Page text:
¶ 14 The right of redemption from a sheriff's sale is a statutory right provided in section 78B–6–906 of the Utah Code.7 That section states that [s]ales of real estate under judgments of foreclosure of mortgages and liens are subject to redemption.” 8 The procedures for exercising the right to redemption are set out in rule 69C of the Utah Rules of Civil Procedure.9 In relevant part, this rule provides that a person seeking to redeem property sold through a sheriff's sale must pay the amount of the bid within six months after the sale.10

¶ 15 In most instances, “strict compliance with the six-month redemption period is ... required.” 11 But in some circumstances “a court sitting in equity may extend a redemption period or set aside a sheriff's sale after the period for redemption” has expired.12 For instance, we have indicated that a court may set aside a sheriff's sale where (1) a debtor's property is sold at a grossly inadequate price and (2) there were irregularities during the sale that contributed to the inadequacy of price or circumstances of unfairness during the redemption period caused by the conduct of the party benefitted by the sale.13 These factors operate on a sliding scale. Thus, the greater the disproportionality in price, the less unfairness or fewer irregularities a party must demonstrate before a court may justifiably extend a redemption period or set aside a sheriff's sale. 14

¶ 16 For example, in Young v. Schroeder, the Supreme Court for the Territory of Utah noted that [g]reat inadequacy [of price] requires only slight circumstances of unfairness in the conduct of the party benefitted by the sale to raise [a] presumption of fraud’ and to justify setting aside a sale.15 Similarly, in Pender v. Dowse, we noted that [i]t is well settled that equity will intervene and set aside an execution sale or cancel a sheriff's deed, after the redemption period has expired, where it appears [that] the consideration was grossly inadequate and the sale was attended by unfairness and fraud.” 16 In Pender, we also reiterated that “great inadequacy [of price] requires only slight circumstances of unfairness in the conduct of the party benefitted by the sale to raise the presumption of fraud.” 17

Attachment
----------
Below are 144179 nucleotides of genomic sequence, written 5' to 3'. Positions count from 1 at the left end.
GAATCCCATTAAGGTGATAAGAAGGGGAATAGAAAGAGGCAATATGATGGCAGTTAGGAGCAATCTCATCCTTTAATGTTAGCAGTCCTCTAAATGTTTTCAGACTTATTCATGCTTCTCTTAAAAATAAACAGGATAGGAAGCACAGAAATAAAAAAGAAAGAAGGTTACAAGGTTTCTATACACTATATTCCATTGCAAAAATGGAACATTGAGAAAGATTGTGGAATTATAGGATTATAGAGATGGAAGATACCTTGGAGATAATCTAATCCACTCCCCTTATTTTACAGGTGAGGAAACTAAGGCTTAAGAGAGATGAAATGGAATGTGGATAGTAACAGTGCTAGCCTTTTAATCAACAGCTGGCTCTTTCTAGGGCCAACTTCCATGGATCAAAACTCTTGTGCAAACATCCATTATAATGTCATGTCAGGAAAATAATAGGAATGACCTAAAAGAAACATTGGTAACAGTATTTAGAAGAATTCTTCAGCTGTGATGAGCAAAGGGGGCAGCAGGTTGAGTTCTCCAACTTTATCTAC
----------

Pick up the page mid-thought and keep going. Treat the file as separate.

¶ 17 We revisited the standard for setting aside a sheriff's sale in Huston v. Lewis.18 In Huston, we reaffirmed our prior opinions, stating that “a court sitting in equity may extend a redemption period or set aside a sheriff's sale after the period for redemption.” 19 We noted, however, that “a court should take such an action only when the equities of the case are compelling and move the conscience of the court.” 20

¶ 18 In the...